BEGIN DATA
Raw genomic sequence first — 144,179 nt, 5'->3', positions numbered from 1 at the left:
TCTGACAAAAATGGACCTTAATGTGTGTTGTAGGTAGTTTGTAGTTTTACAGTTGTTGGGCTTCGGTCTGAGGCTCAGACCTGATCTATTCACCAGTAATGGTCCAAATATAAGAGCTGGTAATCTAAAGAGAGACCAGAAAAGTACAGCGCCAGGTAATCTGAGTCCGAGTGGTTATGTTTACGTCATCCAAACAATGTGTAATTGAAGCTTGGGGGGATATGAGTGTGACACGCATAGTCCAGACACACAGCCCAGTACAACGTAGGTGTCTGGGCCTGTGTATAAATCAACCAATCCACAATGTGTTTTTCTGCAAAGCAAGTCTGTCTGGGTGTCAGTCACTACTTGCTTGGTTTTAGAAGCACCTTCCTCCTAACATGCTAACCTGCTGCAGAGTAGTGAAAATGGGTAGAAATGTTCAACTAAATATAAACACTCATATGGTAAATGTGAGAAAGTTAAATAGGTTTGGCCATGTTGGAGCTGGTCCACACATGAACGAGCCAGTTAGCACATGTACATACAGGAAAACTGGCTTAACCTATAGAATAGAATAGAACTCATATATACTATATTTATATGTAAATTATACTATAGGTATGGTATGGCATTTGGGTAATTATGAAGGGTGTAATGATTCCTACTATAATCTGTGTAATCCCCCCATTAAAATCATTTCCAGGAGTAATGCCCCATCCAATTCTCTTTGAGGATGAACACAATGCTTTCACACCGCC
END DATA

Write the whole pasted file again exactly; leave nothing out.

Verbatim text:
Raw genomic sequence first — 144,179 nt, 5'->3', positions numbered from 1 at the left:
TCTGACAAAAATGGACCTTAATGTGTGTTGTAGGTAGTTTGTAGTTTTACAGTTGTTGGGCTTCGGTCTGAGGCTCAGACCTGATCTATTCACCAGTAATGGTCCAAATATAAGAGCTGGTAATCTAAAGAGAGACCAGAAAAGTACAGCGCCAGGTAATCTGAGTCCGAGTGGTTATGTTTACGTCATCCAAACAATGTGTAATTGAAGCTTGGGGGGATATGAGTGTGACACGCATAGTCCAGACACACAGCCCAGTACAACGTAGGTGTCTGGGCCTGTGTATAAATCAACCAATCCACAATGTGTTTTTCTGCAAAGCAAGTCTGTCTGGGTGTCAGTCACTACTTGCTTGGTTTTAGAAGCACCTTCCTCCTAACATGCTAACCTGCTGCAGAGTAGTGAAAATGGGTAGAAATGTTCAACTAAATATAAACACTCATATGGTAAATGTGAGAAAGTTAAATAGGTTTGGCCATGTTGGAGCTGGTCCACACATGAACGAGCCAGTTAGCACATGTACATACAGGAAAACTGGCTTAACCTATAGAATAGAATAGAACTCATATATACTATATTTATATGTAAATTATACTATAGGTATGGTATGGCATTTGGGTAATTATGAAGGGTGTAATGATTCCTACTATAATCTGTGTAATCCCCCCATTAAAATCATTTCCAGGAGTAATGCCCCATCCAATTCTCTTTGAGGATGAACACAATGCTTTCACACCGCC